She didn’t feel useless. She knew that her presence mattered, her prayer mattered.
I’ve always been drawn to images of Our Lady of Sorrows, her eyes filled with tears and her heart pierced by a sword (or seven). There’s something about our sorrowful Mother that invites you to stop a moment and weep alongside her, or at least to be with her in her suffering. She had been told when Jesus was only six weeks old that the sword would pierce her heart and for 33 years she had walked that long road to Calvary.
Then, when at last the Lord’s hour had come, she could do nothing. Simon carried his Cross and Veronica wiped his face, but his Mother, who loved him more than any woman had ever loved her child, was asked just to stand there, helpless, weeping.
During this crisis in our Church, I feel a lot like Our Lady of Sorrows. I fast and I pray and I write, but it feels like nothing. I want to grab this Cross and carry it for those who have buckled under the weight. I want to wipe the blood from their eyes and encourage them to keep going. I want to do something, to pen the magic policy that will keep children safe or read the hearts of bishops and tell them what to do next.
And I can do something. I can fast and pray and write. But mostly, it just feels like standing uselessly at the foot of the Cross watching the one I love suffer. Mostly I feel like Our Lady of Sorrows.
But she didn’t feel useless. She knew that her presence mattered, her prayer mattered. She knew that being faithful in loving the innocent victim was a tremendous gift, just as it is now. We don’t stand idly by as survivors suffer and the Church reels; we stand as witnesses. We give the suffering the strength to go on by our willingness to suffer alongside them. When we weep for the victims, when we fast and pray, when we read the testimonies and acknowledge their pain, we live like Our Lady of Sorrows. And our love gives them strength, as Mary’s love strengthened her Son in his final agony.
But the Blessed Mother’s heart wasn’t full only of pain on that dark Friday afternoon. As she stood beneath the Cross, tortured by the anguish of her beloved Son, she also knew hope. She knew that for all the ugliness of Good Friday, Sunday would dawn with incomparable joy. She knew that, in the end, God would be the victor.
That’s what the Evil One wants us to forget: that however much evil there has been hiding in the ranks of our Church, however many cover-ups, however many hearts broken, God has promised that evil will not have the final say.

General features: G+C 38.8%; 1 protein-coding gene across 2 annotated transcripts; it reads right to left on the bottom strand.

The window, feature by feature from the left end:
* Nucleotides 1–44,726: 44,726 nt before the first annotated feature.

The gates of hell will not prevail against the Church, he told us, which might feel more like a threat than a promise to some. But that doesn’t foretell only the endurance of the Church but her purification, her ability to emerge from what seems irreparable corruption, by the help of men and women who choose to be saints in spite of the evil of those who ministered to them.
But more importantly, evil will not have the final say in the lives of those hurt by abuse or scandal. God’s grace is far bigger than we can imagine, and the God who turned the evil of Calvary into a day called “Good Friday” is able to work all things for good. Just as Mary knew that Jesus would rise, we know that God can bring healing, can even (by some miracle we cannot comprehend) turn this sorrow to joy.
But in her hope, Mary still wept. Though she knew that Sunday was coming, she was still nearly overcome by grief. The sword pierced her no less fully because she knew her anguish would end in joy. The torture and murder of God was horrific and Mary didn’t pretend it wasn’t, simply because she had hope for the future.
In this, you and I can learn from our Blessed Mother. We can learn to live in hope while still weeping with those who weep. We can learn to lend strength to the suffering in true solidarity without letting our sorrow consume or define us. We can learn to be present on Good Friday while keeping our hearts fixed on Easter joy. Even when we can’t feel the joy, we can ask Our Lady of Sorrows to help us trust that it’s coming.
It may be a long Good Friday, friends. But you and I know, as Mary knew, that Sunday is coming.
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